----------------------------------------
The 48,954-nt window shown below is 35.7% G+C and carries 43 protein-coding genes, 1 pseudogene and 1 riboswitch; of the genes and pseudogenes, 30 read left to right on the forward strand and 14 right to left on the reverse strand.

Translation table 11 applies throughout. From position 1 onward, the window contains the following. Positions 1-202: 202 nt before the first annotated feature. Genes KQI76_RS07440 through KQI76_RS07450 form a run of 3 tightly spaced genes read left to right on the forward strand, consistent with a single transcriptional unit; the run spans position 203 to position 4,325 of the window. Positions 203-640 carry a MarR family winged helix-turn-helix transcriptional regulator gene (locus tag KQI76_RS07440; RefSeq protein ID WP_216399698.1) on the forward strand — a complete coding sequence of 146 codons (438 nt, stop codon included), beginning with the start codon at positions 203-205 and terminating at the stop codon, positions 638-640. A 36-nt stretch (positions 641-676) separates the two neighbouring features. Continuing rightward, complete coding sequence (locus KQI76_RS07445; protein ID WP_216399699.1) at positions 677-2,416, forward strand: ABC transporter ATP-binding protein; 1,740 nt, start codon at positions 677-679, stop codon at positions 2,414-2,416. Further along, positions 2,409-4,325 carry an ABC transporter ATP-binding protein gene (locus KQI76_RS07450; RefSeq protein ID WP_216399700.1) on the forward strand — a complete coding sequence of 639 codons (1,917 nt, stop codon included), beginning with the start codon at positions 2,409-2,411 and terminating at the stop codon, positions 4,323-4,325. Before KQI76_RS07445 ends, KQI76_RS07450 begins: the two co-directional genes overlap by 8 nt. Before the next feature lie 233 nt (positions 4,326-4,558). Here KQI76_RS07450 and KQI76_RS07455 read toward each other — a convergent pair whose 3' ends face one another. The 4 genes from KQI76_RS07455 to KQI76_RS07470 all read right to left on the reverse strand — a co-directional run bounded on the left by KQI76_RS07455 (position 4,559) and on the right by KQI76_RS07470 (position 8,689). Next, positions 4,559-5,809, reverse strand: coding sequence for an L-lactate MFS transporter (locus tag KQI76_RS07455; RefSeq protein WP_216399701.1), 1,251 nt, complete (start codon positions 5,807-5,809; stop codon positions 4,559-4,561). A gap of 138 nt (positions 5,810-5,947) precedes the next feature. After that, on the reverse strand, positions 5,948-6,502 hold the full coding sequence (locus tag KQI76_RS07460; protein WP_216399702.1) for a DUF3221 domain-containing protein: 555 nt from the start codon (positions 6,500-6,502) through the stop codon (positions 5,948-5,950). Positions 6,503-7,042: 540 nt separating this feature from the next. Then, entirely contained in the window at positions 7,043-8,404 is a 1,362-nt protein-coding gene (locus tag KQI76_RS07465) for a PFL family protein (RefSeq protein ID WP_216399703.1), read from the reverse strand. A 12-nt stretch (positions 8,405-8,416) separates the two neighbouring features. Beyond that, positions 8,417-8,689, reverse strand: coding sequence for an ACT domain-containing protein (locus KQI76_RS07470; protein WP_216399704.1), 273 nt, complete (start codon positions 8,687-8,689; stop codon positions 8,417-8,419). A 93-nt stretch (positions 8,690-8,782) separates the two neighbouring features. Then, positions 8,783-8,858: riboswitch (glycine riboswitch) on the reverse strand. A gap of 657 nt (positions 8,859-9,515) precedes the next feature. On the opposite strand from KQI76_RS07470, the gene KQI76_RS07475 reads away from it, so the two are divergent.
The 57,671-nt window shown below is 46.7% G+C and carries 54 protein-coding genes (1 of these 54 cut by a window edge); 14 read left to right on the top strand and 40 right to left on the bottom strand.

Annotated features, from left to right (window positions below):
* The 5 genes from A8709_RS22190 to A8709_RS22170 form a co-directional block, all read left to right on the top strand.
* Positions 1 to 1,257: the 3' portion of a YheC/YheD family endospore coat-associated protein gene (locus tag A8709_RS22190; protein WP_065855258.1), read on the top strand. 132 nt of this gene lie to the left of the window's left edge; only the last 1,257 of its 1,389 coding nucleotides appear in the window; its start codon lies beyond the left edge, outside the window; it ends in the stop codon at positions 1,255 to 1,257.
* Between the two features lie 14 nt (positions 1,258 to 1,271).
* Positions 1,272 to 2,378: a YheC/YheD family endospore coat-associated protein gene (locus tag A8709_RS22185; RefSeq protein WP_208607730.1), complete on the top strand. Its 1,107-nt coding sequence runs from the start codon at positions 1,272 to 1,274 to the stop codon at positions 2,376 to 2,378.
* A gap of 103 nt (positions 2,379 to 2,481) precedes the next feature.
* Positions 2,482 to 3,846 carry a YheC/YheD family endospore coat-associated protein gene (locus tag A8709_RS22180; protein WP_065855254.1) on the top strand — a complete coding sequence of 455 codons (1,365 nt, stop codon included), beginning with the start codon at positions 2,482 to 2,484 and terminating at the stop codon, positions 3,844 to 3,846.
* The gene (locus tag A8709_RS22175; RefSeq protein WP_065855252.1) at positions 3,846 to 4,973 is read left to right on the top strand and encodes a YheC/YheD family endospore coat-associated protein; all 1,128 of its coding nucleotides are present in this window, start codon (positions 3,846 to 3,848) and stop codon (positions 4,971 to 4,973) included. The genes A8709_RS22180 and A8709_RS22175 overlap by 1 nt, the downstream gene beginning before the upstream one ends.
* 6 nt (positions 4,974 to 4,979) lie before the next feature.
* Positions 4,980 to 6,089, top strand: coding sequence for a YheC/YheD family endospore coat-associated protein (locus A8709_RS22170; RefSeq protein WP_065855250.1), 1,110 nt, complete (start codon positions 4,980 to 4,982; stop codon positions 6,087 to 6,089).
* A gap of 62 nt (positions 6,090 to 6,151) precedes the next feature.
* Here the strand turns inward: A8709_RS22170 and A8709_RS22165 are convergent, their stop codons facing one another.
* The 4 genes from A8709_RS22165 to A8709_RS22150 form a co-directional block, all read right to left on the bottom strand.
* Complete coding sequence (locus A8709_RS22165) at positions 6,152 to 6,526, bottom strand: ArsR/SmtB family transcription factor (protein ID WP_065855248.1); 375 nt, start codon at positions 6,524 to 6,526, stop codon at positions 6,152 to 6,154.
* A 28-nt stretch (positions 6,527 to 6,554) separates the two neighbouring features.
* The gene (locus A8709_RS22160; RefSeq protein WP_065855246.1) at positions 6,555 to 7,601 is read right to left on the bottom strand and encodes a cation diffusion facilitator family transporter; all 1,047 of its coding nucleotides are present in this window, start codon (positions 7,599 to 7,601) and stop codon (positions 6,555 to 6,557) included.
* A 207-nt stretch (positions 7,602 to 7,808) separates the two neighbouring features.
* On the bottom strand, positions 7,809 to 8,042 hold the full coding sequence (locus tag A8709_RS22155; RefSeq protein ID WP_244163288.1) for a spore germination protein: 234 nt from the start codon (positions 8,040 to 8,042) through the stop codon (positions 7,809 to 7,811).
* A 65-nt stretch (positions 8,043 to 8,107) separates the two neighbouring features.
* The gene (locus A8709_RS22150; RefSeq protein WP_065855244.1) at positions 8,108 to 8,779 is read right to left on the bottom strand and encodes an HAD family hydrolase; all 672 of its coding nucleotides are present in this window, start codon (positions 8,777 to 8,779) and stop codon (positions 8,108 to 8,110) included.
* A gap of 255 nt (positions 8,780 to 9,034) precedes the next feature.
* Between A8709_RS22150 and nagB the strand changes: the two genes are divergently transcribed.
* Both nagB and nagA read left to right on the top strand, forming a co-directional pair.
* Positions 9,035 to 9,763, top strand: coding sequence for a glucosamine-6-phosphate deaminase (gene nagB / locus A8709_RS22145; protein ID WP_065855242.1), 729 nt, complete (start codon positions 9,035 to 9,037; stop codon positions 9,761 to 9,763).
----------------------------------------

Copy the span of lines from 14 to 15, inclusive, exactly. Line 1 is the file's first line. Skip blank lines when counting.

* A gap of 62 nt (positions 6,090 to 6,151) precedes the next feature.
* Here the strand turns inward: A8709_RS22170 and A8709_RS22165 are convergent, their stop codons facing one another.